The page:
Menu
Posted on April 20, 2004 By Rabbi Yaakov Feldman | Series: | Level:

But when Moses communicated with G-d he did so on a whole other level. And while in a certain sense his way of doing that was seemingly prosaic, we’ll find that it was its very matter-of-factness that made it remarkable.

First of all, Moses didn’t have to be asleep or in a trance to prophesy — he’d be wide awake and fully conscious, addressing G-d “face to face the way a man speaks to his friend” (Exodus 33:11).

Rather than see things through veiled “lenses”, Moses saw what he was presented with as if looking through clear glass. And rather than receive his messages parabolically, he was told things outright.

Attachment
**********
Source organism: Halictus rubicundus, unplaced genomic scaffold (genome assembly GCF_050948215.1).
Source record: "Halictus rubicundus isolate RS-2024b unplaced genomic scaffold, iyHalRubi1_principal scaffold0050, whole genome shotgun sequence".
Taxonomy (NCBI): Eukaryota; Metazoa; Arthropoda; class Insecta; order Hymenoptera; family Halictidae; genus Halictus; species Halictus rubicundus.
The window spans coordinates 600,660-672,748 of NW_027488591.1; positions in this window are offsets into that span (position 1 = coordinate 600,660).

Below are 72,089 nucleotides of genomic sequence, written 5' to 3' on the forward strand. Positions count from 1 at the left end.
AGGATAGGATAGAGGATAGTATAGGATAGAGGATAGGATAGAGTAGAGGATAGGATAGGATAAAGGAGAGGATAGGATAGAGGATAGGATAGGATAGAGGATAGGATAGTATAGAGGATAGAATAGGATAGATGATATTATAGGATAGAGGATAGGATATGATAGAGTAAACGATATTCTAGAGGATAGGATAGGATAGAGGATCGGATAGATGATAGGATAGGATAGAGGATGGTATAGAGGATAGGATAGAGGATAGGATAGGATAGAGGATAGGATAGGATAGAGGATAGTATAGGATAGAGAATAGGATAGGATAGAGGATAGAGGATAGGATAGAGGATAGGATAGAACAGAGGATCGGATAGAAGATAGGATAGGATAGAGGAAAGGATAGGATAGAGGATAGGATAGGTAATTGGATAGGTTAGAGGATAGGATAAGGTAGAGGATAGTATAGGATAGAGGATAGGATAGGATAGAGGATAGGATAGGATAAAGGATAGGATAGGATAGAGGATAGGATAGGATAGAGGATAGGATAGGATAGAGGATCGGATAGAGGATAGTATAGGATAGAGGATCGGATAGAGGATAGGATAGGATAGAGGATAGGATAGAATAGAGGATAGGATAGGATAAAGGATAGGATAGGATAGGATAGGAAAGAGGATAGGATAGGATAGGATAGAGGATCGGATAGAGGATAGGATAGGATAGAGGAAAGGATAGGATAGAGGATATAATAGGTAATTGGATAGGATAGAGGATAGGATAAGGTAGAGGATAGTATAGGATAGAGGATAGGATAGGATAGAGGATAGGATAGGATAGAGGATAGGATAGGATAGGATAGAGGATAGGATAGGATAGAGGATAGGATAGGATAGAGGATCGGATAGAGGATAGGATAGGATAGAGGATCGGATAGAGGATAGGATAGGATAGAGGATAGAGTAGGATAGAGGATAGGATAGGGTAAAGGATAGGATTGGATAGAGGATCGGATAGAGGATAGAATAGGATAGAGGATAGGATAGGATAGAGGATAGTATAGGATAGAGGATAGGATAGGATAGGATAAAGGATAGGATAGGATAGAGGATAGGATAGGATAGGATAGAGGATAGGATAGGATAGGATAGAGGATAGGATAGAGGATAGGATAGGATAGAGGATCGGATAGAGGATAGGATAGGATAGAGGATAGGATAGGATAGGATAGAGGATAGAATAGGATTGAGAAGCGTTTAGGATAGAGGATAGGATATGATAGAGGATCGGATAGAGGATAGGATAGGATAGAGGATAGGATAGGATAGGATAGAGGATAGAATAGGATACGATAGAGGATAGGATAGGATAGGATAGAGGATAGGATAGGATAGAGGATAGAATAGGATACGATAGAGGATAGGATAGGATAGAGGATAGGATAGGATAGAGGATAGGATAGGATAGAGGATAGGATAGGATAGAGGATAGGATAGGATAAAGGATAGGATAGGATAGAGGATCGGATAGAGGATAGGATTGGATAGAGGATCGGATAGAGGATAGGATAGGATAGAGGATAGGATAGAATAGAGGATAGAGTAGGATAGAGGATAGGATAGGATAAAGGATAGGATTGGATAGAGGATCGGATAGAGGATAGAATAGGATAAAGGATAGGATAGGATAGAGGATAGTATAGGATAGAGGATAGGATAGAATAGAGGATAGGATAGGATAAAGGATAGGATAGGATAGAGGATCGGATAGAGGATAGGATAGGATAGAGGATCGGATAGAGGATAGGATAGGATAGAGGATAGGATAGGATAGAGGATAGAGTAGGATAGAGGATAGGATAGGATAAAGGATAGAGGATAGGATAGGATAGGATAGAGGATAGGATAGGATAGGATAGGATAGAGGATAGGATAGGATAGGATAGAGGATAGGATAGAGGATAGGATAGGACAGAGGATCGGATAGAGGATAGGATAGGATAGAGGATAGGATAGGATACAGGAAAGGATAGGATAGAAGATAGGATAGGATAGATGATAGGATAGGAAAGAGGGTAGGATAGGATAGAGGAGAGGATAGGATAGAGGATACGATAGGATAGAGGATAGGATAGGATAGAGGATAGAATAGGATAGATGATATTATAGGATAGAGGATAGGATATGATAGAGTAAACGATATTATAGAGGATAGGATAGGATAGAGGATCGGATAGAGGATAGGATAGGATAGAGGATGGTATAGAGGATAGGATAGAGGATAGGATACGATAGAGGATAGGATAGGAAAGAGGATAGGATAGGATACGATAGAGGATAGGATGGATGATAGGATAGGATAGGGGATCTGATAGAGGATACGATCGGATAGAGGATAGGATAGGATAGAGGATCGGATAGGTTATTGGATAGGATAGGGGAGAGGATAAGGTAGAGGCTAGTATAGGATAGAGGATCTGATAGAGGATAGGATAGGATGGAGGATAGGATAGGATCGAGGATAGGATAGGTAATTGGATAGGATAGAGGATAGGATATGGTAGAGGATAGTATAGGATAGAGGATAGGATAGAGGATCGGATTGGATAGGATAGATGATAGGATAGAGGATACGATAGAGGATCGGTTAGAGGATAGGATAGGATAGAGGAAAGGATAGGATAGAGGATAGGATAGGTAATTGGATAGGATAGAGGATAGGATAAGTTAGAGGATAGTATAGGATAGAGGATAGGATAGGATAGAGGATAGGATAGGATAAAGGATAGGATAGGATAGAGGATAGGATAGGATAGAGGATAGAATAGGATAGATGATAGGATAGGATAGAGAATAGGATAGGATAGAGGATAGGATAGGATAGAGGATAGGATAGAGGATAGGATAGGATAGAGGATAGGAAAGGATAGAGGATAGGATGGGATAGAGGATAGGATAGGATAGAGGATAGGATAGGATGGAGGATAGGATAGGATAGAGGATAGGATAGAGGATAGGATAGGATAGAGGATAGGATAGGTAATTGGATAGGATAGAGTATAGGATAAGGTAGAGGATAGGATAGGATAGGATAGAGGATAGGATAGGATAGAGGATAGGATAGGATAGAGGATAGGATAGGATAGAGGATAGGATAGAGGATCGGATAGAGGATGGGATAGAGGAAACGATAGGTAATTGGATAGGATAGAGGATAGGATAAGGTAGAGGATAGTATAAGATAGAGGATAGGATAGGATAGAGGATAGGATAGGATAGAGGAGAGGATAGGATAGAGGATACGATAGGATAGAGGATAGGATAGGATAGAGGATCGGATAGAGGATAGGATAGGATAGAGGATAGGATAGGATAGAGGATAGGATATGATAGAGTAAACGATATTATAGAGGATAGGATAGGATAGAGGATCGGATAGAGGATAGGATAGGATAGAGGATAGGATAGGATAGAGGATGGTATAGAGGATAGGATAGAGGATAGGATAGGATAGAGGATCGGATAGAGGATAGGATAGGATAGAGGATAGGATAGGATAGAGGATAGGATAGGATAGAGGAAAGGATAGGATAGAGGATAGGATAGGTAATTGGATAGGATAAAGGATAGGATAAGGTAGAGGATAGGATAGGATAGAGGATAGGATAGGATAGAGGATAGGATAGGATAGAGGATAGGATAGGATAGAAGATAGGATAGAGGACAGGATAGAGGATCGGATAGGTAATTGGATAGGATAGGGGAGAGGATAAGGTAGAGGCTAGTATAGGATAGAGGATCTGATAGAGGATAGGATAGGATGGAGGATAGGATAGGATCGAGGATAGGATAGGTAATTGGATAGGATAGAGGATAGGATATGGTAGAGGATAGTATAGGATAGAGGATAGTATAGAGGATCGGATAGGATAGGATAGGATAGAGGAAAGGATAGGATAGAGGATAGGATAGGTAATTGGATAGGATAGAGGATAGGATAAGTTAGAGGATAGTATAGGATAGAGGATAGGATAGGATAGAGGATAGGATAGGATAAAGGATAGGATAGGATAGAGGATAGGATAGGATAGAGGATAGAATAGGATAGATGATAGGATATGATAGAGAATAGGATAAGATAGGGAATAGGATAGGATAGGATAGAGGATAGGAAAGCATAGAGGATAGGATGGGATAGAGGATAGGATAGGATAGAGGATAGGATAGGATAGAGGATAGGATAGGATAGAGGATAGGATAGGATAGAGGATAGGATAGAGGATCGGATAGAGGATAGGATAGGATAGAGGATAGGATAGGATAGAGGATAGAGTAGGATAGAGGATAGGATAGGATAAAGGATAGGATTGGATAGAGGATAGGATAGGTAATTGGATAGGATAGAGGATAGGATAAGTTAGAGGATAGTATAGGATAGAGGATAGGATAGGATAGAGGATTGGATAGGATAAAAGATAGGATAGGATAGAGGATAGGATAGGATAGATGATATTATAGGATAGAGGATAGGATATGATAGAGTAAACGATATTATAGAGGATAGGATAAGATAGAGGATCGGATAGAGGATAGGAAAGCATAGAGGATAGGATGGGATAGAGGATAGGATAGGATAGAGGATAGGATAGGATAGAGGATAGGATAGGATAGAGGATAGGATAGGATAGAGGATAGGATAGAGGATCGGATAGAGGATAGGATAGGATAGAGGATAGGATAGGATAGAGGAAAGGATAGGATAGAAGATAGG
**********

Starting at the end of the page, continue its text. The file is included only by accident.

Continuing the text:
So in a certain sense it could be said that rather than fall into occult trances and utter pithy and picturesque adages that would stun and bewilder, Moses simply “chatted” nonchalantly with G-d Almighty (imagine that, if you will!) all the time; and that he “merely” quoted G-d outright, word for word and enunciated His messages in most earthly terms.

Understand, though, that Moses was still and all human. As such, there were certain revelations of G-d’s Glory and of the utter truth that he just couldn’t bear, and the clear lens he did indeed peer through was in a sense a necessary though minimal obstruction, too. But it allowed for the most direct perceptions a human being could ever achieve while yet alive.

Hence, thanks to the nature of his vision, the information Moses received was bold, bounteous, and pragmatic; and it far, far exceeded all other prophets’ revelations.

This series is dedicated to the memory of Yitzchak Hehrsh ben Daniel z”l, and Sara Rivka bas Yaakov Dovid, z”l.


Text Copyright © 2004 by Rabbi Yaakov Feldman and Torah.org.




Pin It on Pinterest

Share This